Sad girl hugging her mother's leg Play

How to Talk to Children About the Conflict in Ukraine

Russia’s attack on Ukraine has not only caused international outrage, but also stress and fear for people – including children. A Stanford Medicine Children’s Health psychiatrist provides advice on how parents can help their kids understand the difficult situation.

Family of four cooking a healthy dinner together, at their home. Play

Healthy New Year’s Resolutions for Kids

Ring in 2017 with healthy New Years Resolutions that the whole family can do together. Tips about healthy eating habits and how to keep them all year long from our Pediatric Weight Control program which is now enrolling patients for January.


Health Care Issues Facing Families Today

How much screen time is OK? How can I help my child build healthy habits? There’s no manual for raising a child, but Jasmin Makar, MD shares tips with Sue Hall of 96.5 KOIT to keep your child healthy.


Kangaroo mother care: Researchers search for biological basis of its effectiveness

My niece just had a son. Despite the 110-degree summer heat, she has been holding him against her bare chest using a special newborn carrier because she knows kangaroo mother care is important. This bare skin, chest-to-chest contact has many demonstrated health benefits, and Stanford neonatologist Vinod Bhutani, MD, is now examining exactly how it works.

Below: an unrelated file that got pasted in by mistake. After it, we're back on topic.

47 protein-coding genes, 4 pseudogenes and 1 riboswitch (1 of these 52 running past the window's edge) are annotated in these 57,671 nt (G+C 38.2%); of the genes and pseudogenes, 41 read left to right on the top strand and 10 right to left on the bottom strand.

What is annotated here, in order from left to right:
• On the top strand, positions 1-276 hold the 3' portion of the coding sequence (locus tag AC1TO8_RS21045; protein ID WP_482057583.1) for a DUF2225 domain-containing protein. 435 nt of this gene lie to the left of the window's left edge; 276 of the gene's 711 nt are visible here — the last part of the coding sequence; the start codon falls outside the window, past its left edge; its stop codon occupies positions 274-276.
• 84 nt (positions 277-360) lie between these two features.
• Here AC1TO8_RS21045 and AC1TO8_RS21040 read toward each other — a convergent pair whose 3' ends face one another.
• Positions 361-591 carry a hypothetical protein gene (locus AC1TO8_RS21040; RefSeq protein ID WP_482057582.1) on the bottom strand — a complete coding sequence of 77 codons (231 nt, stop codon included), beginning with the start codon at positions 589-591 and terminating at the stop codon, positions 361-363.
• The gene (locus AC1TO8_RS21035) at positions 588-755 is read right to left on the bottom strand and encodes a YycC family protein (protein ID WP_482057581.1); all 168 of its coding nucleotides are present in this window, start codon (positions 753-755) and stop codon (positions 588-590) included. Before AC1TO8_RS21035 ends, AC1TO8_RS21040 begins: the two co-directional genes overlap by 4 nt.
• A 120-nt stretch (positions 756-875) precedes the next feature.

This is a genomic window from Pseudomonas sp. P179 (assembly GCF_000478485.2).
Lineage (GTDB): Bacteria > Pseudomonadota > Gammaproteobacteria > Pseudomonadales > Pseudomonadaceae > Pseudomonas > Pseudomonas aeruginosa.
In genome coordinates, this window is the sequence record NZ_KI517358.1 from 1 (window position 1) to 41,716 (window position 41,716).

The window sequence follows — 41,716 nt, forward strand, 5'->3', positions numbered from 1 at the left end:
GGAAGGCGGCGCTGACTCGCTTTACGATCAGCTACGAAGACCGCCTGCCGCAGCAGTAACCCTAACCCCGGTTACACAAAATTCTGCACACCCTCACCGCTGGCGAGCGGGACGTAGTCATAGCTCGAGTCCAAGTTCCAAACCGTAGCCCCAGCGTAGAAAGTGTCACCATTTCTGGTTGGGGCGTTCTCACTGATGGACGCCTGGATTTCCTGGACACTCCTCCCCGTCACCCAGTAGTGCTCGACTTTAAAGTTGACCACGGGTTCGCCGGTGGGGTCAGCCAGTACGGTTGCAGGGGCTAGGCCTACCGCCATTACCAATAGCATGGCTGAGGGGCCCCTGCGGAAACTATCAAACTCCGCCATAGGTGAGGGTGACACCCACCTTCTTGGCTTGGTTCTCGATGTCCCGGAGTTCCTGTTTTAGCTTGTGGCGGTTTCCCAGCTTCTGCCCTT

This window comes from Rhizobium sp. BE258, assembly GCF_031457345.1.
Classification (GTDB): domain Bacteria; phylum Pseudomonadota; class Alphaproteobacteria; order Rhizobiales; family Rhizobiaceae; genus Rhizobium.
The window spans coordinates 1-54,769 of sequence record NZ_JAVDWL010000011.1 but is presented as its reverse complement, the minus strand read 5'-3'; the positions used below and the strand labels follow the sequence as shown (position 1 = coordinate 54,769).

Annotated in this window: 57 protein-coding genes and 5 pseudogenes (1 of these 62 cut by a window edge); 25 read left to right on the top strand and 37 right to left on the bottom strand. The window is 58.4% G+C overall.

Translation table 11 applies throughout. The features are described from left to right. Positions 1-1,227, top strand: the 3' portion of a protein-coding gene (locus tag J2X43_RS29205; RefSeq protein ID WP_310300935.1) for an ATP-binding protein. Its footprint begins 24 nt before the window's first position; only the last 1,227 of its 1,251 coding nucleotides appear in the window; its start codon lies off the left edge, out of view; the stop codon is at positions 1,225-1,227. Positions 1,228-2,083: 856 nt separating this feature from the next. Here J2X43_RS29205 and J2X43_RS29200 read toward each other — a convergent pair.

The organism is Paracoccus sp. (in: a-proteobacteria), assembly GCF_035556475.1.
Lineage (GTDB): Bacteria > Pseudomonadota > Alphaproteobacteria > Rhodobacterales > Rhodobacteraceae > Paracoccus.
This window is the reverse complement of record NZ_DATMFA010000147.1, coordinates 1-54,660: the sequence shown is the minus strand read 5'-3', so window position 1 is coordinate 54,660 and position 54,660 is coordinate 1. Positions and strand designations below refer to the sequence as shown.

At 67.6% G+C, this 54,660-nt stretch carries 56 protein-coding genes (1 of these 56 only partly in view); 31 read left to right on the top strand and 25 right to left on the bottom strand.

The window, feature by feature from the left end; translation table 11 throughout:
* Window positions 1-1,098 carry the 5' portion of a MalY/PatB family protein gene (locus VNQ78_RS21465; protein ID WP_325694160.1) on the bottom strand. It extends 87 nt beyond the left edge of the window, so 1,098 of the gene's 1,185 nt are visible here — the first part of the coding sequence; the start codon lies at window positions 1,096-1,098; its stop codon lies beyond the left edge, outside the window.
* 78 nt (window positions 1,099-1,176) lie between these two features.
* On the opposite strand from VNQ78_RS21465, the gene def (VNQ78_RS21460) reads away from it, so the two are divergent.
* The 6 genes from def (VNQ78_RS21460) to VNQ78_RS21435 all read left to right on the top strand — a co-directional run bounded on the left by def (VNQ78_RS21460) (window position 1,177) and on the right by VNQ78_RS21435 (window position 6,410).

Bottle size may help explain extra weight gain in bottle-fed babies

Scientists who study childhood obesity often wonder how excess weight gain in kids can be prevented. Some experts suggest that prevention efforts should start in infancy, since formula-fed infants grow faster than those who are exclusively breast-fed. A study published this month in Pediatrics adds an interesting twist to the debate: The researchers found that babies fed with larger bottles between 2 and 6 months of age gained more weight.


Forget perfection and just cook for your kids, says new book by Stanford author

“Our children are in trouble because we’ve outsourced the job of feeding them,” says Stanford child nutrition expert Maya Adam, MD. To tackle the problem, Adam is spreading a refreshing message: Forget celebrity-chef culture and food fads, and just cook for your kids. Her new book shares stories about how parents around the world find a healthy approach to feeding their children.


Missing out on “normal”: Advice from an expert on how to help kids with serious illnesses

Children and teenagers with all kinds of chronic and serious conditions want normalcy in their lives, says pediatric psychologist Barbara Sourkes, PhD, who directs the palliative care program at Lucile Packard Children’s Hospital Stanford. Sourkes helps our patients and their families navigate the divide between living with a difficult diagnosis and simply being a kid. Here, she offers advice on how to help children who must “commute” back and forth between the medical world and their everyday lives.


New Baby at Home? When to Call the Doctor

A newborn baby sparks loads of happy feelings and smartphone pictures. But when should a parent call the doctor? Luckily, most newborns are perfectly healthy, but there are a few red flags that every parent should watch out for.